Before the district of Quangang in Fujian province emerged as a hub for refining petrochemicals many of the locals made their livings by fishing.
Once the refinery opened, it was an uncomfortable coexistence. Tankers queued up next to edible cargoes as villagers gathered abalone, eel, crab and octopus just a couple of kilometres away.
On November 4 these two worlds collided when seven tonnes of the aromatic solvent C9 leaked into the waters of Meizhou Bay.
There was no public notification about the chemical spill but when villagers woke to a caustic smell in the early hours they rushed to their fish farms to investigate.
Soon they were scooping a nasty yellow substance off the water’s surface in a desperate bid to save their fish stocks beneath.
The first formal announcement about the spill said the contaminant was oil. Later the local authorities clarified that it was C9, a petroleum derivative used in the manufacture of industrial paints.
The Global Times reported that the chemical slick had polluted about 0.6 square kilometres of water, causing millions of yuan of damage to 152 fishing families. The pungent smell also sent 53 people to hospital. One ended up in intensive care after passing out from the fumes.
The area is also home to Fujian Salt Group, a state-owned salt farm, which has stopped drawing seawater since the spill.
The refinery owners, Fujian Donggang Petrochemical, explained that the substance had leaked during a transfer between the wharf and a transport ship.
One might ask how it is that a refinery was approved so close to the fish farms, or, conversely, why the fish farms weren’t moved when the refinery was built.
The physical proximity of these very different industries has been of concern to the local government, which has been trying to relocate the residents of nearby villages.
But many people have refused to move because the substitute houses are inland and there is little employment nearby. One elderly fisherman told Caixin he didn’t want to be uprooted because he would have to give up work and he would become a burden on his family.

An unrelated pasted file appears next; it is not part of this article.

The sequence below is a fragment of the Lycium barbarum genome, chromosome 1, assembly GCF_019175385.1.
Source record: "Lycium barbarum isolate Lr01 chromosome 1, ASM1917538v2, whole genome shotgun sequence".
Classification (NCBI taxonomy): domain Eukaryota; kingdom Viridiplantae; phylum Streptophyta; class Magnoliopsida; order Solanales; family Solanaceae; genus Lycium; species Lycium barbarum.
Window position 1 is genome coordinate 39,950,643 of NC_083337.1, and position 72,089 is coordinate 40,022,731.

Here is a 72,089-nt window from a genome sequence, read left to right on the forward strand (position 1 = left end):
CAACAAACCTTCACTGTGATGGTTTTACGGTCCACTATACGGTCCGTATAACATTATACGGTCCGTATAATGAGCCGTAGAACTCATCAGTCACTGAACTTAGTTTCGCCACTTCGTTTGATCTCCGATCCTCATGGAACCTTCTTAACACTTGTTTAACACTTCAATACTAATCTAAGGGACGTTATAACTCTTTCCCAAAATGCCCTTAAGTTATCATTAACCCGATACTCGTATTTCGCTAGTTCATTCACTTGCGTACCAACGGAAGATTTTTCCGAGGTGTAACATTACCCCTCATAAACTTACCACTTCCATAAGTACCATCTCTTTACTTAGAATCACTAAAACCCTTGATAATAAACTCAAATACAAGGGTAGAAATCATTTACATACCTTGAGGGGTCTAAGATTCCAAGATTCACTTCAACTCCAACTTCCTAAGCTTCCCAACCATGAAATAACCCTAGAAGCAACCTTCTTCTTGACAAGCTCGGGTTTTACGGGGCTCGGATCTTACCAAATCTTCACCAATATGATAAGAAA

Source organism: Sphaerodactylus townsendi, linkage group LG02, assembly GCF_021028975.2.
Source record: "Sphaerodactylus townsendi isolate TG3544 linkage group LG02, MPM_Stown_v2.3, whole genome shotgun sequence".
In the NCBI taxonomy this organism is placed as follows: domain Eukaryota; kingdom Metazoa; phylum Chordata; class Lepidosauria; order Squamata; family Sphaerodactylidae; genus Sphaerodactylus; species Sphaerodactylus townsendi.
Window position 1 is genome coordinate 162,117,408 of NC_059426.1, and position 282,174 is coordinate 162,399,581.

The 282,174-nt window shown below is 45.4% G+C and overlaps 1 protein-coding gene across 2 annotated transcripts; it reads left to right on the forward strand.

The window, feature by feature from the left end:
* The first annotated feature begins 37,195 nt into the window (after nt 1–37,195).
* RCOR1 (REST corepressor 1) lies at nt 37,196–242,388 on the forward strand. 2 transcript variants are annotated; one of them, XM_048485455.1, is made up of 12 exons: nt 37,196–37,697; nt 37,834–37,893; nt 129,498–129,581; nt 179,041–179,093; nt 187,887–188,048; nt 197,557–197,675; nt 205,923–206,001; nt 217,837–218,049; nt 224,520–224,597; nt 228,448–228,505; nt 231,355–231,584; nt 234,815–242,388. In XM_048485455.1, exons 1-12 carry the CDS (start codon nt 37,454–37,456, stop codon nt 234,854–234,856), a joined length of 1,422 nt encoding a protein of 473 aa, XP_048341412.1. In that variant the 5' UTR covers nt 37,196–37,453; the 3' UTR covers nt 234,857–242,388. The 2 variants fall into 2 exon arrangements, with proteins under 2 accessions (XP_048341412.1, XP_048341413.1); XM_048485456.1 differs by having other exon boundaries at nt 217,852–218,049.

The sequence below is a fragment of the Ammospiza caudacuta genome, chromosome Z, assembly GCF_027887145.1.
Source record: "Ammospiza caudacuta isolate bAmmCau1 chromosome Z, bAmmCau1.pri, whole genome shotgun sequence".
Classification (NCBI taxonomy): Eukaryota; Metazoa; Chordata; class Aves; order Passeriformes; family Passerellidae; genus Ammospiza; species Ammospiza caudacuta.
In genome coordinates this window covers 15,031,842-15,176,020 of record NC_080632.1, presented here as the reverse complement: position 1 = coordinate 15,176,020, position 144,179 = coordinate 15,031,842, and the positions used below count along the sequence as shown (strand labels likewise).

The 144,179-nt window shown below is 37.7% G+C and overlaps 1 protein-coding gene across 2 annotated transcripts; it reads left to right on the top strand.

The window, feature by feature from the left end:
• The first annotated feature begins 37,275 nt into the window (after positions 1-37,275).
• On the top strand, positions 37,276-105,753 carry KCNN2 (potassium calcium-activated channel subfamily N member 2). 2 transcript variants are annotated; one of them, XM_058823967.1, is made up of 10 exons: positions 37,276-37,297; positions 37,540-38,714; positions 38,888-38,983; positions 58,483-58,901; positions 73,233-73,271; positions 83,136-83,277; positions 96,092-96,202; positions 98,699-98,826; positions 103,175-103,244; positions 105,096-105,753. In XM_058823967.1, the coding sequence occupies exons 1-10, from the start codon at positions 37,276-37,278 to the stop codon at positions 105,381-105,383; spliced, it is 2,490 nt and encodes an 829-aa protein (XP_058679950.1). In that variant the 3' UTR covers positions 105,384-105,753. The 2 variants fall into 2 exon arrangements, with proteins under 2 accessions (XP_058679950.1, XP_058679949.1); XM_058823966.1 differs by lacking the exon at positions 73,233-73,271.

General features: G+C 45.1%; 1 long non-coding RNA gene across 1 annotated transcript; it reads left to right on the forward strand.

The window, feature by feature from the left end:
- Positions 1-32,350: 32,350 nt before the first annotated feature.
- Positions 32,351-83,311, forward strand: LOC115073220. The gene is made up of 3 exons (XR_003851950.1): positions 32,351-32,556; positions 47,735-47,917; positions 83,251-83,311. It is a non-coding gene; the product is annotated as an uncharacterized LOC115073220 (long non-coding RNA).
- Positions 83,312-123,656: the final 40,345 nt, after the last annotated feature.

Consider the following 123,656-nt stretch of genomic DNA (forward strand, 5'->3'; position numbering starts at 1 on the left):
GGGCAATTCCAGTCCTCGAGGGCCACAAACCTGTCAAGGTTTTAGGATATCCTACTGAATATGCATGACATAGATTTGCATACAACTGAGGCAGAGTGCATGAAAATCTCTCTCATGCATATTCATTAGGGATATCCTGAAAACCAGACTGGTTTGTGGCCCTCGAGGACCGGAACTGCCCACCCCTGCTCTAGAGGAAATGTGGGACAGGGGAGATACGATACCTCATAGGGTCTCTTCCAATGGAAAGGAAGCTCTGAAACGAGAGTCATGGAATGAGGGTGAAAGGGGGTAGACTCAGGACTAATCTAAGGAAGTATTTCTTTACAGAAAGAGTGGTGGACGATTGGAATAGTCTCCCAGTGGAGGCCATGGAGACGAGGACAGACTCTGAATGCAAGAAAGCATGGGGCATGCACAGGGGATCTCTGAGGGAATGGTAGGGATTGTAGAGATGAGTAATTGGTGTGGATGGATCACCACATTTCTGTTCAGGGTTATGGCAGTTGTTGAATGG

Seven people have been detained over the incident – three from the petrochemical company and four more from the oil tanker carrying the C9. The local government is also taking flak for its hesitant response to the leak. “This incident aroused huge controversy. Apart from the seriousness of the accident, it will create resentment in the hearts of the local people for a long time,” warned state broadcaster CCTV in a commentary.
One of the most shocking aspects of the initial reaction from the authorities was that they expected local people with little protective gear to carry out the clean-up of the toxic waste.
And even if professionals had been brought in, there was no way of cleaning up the hydrocarbon spill completely, an environmental scientist told Caijing magazine.
Worse still, the priorities of the clean-up effort often seemed to be presentational in tone, locals said, reporting that one official had instructed them to “make the water look clean”.
The local government also insisted that children should continue to go to school despite the noxious smell in the air.
The question now is what happens to these communities once the the newspapers move on from the story of the contamination. Economically, the prospects look bleak. The day after the spill the local agriculture department suspended sales of aquaculture products from the area and it isn’t clear whether local fishermen will be allowed to start producing again.
Also unknown: how much compensation they will get for the way that the leak has disrupted their livelihoods.
Keeping track, Nov 30, 2018: The chemical leakage was actually 69.1 tonnes, nearly ten times the amount reported initially, according to the Quanzhou Municipal Governmen that publicised its findings on Sunday. The investigation suggested that the accident was largely a result of human error. It started with Fujian Donggang Petrochemical failing to repair its faulty dockside container crane (generally used for loading and unloading intermodal containers from ships). That caused the workers to transfer the oil with some aging hoses manually, which was a violation of the dock’s safety standard. Those hoses unfortunately broke at midnight amid receding tides and led to the disastrous spill.
© ChinTell Ltd. All rights reserved.
Exclusively sponsored by HSBC.
The Week in China website and the weekly magazine publications are owned and maintained by ChinTell Limited, Hong Kong. Neither HSBC nor any member of the HSBC group of companies ("HSBC") endorses the contents and/or is involved in selecting, creating or editing the contents of the Week in China website or the Week in China magazine. The views expressed in these publications are solely the views of ChinTell Limited and do not necessarily reflect the views or investment ideas of HSBC. No responsibility will therefore be assumed by HSBC for the contents of these publications or for the errors or omissions therein.